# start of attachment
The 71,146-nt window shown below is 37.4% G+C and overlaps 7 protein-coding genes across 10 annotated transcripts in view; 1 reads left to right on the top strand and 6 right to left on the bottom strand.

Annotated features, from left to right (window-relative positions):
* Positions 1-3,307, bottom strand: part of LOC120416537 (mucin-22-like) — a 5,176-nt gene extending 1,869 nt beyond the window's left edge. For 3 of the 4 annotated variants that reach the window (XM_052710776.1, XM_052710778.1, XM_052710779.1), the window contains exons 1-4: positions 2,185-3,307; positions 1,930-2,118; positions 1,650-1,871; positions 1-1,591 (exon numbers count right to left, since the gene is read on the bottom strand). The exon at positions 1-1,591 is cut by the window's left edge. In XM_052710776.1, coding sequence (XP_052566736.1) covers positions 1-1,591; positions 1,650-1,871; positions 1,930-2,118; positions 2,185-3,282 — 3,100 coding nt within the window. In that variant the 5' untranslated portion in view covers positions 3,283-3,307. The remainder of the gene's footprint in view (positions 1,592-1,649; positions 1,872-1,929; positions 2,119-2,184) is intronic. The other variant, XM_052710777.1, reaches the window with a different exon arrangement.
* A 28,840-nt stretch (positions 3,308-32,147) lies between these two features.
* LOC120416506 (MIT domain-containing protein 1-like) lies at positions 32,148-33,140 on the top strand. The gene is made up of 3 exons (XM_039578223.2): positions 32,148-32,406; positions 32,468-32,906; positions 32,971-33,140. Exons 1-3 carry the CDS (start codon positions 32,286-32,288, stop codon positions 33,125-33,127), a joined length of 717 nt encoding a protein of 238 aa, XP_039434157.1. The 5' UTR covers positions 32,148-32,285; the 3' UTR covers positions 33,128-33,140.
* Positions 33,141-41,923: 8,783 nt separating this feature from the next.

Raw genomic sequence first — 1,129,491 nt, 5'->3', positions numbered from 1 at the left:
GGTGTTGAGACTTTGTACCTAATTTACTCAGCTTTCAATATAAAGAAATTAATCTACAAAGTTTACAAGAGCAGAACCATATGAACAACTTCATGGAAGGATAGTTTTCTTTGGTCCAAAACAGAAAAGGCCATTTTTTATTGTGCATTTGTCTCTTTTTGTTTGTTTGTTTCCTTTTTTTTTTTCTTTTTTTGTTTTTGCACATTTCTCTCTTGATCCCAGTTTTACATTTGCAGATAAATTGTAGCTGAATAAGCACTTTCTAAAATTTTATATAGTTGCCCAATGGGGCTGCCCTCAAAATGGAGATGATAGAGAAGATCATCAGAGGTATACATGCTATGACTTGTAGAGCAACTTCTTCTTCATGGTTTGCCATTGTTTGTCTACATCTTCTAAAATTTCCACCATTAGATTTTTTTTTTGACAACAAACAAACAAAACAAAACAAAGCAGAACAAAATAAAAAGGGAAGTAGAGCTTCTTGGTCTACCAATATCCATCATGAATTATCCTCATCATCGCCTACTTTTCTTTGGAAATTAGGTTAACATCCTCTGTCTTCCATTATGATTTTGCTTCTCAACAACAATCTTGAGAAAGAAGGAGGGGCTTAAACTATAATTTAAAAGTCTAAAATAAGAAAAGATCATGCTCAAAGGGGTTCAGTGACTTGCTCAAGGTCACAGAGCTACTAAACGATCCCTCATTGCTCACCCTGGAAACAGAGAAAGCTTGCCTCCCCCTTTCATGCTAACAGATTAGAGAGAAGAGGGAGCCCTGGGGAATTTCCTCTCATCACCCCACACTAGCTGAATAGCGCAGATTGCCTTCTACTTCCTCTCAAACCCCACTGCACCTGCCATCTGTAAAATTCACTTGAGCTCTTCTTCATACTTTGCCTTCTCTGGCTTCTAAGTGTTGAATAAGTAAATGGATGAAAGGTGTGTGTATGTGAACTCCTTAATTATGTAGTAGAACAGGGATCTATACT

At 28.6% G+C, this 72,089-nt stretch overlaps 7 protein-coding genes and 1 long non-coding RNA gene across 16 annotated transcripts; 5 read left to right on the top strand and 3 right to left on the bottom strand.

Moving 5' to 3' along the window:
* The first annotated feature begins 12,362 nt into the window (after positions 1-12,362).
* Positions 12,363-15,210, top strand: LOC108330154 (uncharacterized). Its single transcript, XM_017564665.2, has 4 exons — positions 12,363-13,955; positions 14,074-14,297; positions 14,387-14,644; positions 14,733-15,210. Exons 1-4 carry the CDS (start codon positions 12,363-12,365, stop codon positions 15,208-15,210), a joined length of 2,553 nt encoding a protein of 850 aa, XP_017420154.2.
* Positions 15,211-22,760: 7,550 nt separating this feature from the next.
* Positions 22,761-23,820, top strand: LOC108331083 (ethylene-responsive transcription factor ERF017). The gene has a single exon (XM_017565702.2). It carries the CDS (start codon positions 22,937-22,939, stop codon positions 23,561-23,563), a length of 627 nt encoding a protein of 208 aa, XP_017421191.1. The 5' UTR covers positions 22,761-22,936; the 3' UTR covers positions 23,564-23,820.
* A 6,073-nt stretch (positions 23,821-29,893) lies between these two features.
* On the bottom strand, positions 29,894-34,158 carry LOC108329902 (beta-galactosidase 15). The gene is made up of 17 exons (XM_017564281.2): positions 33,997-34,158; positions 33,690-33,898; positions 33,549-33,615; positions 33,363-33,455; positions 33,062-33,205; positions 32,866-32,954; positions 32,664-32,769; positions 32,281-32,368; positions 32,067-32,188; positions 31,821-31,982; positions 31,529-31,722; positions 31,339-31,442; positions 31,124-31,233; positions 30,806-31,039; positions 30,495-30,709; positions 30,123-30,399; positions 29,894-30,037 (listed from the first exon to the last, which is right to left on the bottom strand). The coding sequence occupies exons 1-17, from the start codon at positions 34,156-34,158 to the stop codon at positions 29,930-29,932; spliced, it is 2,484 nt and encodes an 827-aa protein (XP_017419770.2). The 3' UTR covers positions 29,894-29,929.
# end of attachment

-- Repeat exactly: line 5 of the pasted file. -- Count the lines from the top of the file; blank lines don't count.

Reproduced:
* LOC120416506 (MIT domain-containing protein 1-like) lies at positions 32,148-33,140 on the top strand. The gene is made up of 3 exons (XM_039578223.2): positions 32,148-32,406; positions 32,468-32,906; positions 32,971-33,140. Exons 1-3 carry the CDS (start codon positions 32,286-32,288, stop codon positions 33,125-33,127), a joined length of 717 nt encoding a protein of 238 aa, XP_039434157.1. The 5' UTR covers positions 32,148-32,285; the 3' UTR covers positions 33,128-33,140.